The Lonesome Death Of Hattie Carroll

Album: The Times They Are A-Changin' (1964)
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  • This song gives the account of the killing of 51-year-old barmaid Hattie Carroll by the wealthy young William Devereux "Billy" Zantzinger and his subsequent sentence of six months in jail. The actual incident took place February 9, 1963 at a ball at the Emerson Hotel in Baltimore, Maryland. Dylan's song accurately implies, but never states, that Carroll was black and Zantzinger is white. The song implies that Zantzinger beat Carroll to death with his cane, when in fact he drunkenly assaulted Carroll and at least two others with the cane (a bellboy and a waiter both also reported being attacked by Zantzinger the same night).

    At about 1:30 a.m. on the morning of February 9, Zantzinger ordered a drink from Carroll and when she did not bring it immediately, he cursed at her, to which Carroll replied: "I'm hurrying as fast as I can." Zantzinger said, "I don't have to take that kind of s--t off a nig--r," and struck her on the shoulder with the cane. Carroll was heard to remark, "I feel deathly ill, that man has upset me so," before collapsing and being taken to the hospital.

    After Carroll died the following morning, Zantzinger was charged with homicide. However, this was changed to manslaughter and assault after it was discovered that Carroll had hardened arteries, an enlarged heart, high blood pressure, and that she had in fact probably died of a brain hemorrhage caused by the stress of Zantzinger's verbal and physical abuse, rather than the physical assault itself (the cane left no mark on her).

    On August 28, 1963, Zantzinger was convicted of assault and manslaughter and was sentenced to six months in jail. Dylan's song strongly implies that Zantzinger's upper-class status contributed to the lenient sentence. After the sentence was announced, the New York Herald Tribune conjectured that Zantzinger was not given more jail time to keep him out of the state prison, since the notoriety of his crime would make him a marked target among its largely African American inmates (Zantzinger instead served his time in the comparative safety of the Washington county jail). Zantzinger began serving his term on September 15, and paid to the Carroll family the sum of $25,000.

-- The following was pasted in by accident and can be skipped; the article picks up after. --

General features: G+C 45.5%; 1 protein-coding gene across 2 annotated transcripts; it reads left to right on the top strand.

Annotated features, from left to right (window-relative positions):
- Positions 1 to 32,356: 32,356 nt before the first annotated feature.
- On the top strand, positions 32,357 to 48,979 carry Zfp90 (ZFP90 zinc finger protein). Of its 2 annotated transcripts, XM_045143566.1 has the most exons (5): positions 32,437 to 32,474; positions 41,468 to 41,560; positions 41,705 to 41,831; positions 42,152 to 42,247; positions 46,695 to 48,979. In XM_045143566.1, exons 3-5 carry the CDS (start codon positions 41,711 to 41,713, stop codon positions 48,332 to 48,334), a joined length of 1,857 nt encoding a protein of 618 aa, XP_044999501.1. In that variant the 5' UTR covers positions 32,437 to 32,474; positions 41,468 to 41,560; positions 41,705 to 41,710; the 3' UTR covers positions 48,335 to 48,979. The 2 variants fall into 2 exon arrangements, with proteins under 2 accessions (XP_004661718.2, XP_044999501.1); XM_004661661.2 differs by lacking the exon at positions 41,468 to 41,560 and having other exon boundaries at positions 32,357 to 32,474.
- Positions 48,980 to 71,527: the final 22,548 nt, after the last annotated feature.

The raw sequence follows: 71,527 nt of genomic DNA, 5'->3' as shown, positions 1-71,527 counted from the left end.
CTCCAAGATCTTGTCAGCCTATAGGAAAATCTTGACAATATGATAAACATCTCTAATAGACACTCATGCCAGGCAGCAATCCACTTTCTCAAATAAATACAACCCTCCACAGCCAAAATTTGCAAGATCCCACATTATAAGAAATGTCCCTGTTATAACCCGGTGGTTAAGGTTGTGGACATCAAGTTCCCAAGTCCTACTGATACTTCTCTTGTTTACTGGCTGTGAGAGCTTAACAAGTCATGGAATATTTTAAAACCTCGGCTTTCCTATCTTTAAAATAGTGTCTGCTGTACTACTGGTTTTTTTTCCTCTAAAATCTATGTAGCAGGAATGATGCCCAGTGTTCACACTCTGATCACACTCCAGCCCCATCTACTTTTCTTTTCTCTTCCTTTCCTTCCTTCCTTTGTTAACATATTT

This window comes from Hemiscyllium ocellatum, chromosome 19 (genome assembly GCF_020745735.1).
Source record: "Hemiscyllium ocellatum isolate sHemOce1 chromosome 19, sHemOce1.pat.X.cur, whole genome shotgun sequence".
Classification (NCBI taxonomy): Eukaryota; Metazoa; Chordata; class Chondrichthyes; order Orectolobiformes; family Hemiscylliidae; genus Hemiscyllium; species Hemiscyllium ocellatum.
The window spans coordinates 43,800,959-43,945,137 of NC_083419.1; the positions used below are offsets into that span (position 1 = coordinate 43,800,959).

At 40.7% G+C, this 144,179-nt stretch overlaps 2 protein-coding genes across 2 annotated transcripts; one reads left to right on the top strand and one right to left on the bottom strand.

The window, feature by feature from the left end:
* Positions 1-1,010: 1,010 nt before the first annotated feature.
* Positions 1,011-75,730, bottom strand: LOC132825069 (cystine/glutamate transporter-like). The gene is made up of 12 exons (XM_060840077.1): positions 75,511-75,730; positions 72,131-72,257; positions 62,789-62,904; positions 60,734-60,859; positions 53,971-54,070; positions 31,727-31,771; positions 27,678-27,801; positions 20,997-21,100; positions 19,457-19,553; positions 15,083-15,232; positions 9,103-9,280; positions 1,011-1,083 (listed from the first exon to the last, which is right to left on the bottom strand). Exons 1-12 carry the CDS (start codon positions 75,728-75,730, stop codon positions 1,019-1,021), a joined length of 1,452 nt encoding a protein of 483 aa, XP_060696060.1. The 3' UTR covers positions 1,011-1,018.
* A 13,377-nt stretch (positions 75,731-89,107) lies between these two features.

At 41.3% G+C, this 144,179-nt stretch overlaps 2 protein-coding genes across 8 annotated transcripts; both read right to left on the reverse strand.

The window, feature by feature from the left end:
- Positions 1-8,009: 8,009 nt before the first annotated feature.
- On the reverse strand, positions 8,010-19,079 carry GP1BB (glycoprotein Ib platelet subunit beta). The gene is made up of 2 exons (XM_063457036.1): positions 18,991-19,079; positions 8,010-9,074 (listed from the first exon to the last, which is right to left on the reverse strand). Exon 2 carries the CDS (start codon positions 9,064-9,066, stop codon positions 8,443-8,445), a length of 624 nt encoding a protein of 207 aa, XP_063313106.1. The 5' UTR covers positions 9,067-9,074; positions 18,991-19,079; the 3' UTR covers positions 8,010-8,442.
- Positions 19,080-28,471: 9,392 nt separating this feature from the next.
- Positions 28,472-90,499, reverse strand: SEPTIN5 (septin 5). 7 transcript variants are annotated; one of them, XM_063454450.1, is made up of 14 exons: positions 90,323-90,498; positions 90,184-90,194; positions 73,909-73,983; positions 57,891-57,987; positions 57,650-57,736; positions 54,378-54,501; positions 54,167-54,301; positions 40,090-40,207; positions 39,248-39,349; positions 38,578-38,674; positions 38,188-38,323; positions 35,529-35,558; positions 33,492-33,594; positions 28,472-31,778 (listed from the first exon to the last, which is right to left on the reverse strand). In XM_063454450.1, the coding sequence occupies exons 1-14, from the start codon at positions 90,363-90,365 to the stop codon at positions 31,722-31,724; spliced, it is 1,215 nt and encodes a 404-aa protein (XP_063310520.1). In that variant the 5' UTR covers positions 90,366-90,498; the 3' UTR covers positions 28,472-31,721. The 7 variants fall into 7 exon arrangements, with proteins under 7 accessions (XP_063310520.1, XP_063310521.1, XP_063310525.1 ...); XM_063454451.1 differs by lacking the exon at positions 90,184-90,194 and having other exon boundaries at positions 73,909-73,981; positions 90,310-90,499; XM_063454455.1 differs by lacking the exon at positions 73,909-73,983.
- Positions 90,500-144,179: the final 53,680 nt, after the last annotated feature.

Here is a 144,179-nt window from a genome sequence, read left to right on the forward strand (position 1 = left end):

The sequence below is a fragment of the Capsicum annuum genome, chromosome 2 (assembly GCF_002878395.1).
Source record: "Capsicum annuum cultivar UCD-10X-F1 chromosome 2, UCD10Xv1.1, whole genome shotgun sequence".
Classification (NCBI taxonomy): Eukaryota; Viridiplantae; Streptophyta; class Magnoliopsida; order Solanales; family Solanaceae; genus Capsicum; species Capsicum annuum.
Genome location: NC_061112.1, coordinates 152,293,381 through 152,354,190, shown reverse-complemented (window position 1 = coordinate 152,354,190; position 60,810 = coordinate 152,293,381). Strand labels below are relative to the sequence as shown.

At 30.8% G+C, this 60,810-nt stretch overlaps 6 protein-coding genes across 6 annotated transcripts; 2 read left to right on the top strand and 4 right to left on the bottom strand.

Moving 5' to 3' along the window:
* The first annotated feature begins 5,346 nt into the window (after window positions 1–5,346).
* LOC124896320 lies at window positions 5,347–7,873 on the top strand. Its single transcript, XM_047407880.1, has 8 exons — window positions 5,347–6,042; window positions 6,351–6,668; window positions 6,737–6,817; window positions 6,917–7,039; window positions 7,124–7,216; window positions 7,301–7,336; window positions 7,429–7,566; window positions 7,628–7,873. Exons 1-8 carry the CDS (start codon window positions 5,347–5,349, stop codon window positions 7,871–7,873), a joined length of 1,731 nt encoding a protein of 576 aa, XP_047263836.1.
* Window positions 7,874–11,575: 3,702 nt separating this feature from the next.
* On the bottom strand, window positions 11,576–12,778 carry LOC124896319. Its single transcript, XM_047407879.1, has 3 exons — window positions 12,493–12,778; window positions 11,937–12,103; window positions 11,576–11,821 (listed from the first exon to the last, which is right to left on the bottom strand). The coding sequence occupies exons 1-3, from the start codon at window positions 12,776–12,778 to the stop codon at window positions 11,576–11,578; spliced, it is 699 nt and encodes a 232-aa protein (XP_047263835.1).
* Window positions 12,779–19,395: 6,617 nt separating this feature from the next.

• Dylan recorded this song on October 23, 1963 when the trial was still relatively fresh news, and incorporated it into his live repertoire immediately, before releasing the studio version on January 13, 1964. Dylan also performed the song on Steve Allen's network television program soon after its release. >>
    Suggestion credit:
    Daniel - Nashville, TN, for above 2
  • After getting out of jail, Zantzinger got involved in real estate. In 1986 his local county authority took possession of some of his low-income houses that he was renting out to blacks due to unpaid county taxes. Zantzinger continued to charge rent on property he no longer owned, even successfully suing his putative tenants for back rent. The press got wind of the scandal and in 1991 he was arrested and sentenced to 19 months in prison, some of which was later served in a work release program, and fined $50,000. Zantzinger died on January 3, 2009, aged 69.
  • Zantinger refused to say anything about the Dylan song until 2001 when he told Bob Dylan biographer Howard Sounes: "[Dylan] is a no-account son a bitch. He's just like a scum bag of the earth. I should have sued him and put him in jail. [The song is] a total lie."
  • Judy Collins recorded this for her 1964 live album The Judy Collins Concert. She explained to Uncut magazine in 2019 why Dylan's broadside against William Zanzinger's casual killing of his black maid will survive its subject matter.

    "It transcends time and specifics because it's so visceral," Collins said. "There's this big blustering racist, striding around with his watch chain, and this poor maid. It's also so visual. He explicitly describes this guy who, if you saw him in a bar, you'd try to get him thrown out. Get the picture in your mind and get it down on paper. Then it might last."
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Comments: 2

  • David from Woburn, MaBobby was pretty pissed, no?
  • Peter from Allentown, PaMichael Rose, of Black Uhuru, does a great reggae version of this song on a reggae Dylan-cover version album. Worth the listen if you like Dylan and reggae.
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